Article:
Date (dd-mm-yyyy)
Legitimacy and European Private Law
H.W. Micklitz
Publication Year
Document type
PhD thesis
Faculty of Law (FdR)
Centre for the Study of European Contract Law (CSECL)
The thesis inquires into the Legitimacy of Harmonisation of European Private law (EPL) against the background of the broader debate on the Legitimacy of the EU, and its so-called Social and Democratic deficits. While the ‘Social’ deficit has a fundamental importance for the ‘self-understanding’ of the EU and its role in private law, the ‘Democratic’ deficit impacts on the capacity of the democratic self-government in private law, which in the past proved fundamental for pulling out its market re-embedding function.

The legitimacy concerns increase with the expanding powers of the EU. In private law, the main triggers have been the attempts by the EU to become an exclusive locus of private lawmaking through ‘full’ or ‘maximum’ harmonisation of big parts of private law, which gave rise to concerns regarding the impact of such a competence shift on the content of private law.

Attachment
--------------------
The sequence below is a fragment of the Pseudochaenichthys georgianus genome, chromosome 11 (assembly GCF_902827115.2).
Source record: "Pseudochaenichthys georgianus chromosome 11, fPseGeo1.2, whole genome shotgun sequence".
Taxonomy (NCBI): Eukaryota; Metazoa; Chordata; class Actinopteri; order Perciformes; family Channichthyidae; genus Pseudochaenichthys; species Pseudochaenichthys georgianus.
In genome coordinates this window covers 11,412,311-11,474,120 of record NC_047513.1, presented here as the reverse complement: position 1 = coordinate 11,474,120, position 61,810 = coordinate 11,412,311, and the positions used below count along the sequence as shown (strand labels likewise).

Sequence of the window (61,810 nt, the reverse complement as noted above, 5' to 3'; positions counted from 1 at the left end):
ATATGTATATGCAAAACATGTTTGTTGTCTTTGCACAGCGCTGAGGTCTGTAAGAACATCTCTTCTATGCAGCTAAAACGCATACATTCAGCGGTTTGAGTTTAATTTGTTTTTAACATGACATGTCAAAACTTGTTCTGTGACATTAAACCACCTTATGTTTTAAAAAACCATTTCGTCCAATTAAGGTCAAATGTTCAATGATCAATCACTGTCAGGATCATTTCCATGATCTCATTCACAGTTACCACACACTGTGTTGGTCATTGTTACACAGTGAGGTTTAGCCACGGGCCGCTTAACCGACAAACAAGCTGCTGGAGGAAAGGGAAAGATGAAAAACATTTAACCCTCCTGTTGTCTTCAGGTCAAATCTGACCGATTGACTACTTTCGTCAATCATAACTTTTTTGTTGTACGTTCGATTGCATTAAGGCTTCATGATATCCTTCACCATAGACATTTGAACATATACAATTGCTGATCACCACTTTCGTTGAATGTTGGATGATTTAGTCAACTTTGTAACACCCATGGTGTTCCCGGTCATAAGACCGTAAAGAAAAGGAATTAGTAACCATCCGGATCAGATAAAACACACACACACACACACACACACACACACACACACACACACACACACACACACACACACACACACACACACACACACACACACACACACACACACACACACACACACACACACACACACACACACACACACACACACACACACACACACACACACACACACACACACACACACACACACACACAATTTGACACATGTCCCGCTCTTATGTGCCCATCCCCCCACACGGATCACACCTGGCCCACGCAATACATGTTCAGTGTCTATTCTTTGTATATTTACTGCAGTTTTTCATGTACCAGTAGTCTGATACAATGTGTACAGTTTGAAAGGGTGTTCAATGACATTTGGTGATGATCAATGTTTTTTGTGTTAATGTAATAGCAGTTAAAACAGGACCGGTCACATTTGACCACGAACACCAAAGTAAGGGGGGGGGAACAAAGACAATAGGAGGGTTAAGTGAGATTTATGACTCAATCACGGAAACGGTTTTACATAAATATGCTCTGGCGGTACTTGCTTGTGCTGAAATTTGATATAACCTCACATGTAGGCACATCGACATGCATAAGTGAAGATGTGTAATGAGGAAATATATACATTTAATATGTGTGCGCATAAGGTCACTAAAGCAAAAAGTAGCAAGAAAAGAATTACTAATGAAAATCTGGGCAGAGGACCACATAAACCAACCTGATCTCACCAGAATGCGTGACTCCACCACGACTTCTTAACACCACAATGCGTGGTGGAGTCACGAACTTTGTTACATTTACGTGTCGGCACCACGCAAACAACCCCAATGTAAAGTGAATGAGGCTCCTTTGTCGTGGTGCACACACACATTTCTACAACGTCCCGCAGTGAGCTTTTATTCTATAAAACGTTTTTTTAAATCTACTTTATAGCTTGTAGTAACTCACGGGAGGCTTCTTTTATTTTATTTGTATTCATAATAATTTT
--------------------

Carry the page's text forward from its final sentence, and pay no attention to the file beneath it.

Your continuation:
This thesis can be understood both as a critique of the current efforts in EPL, equally as an exploration of how to address the normative challenges of law making in the context of a postnational entity such as the EU - which as a matter of broader concern needs to compensate for the mismatch between its factual powers and its legitimacy resources at the ‘macro’ level.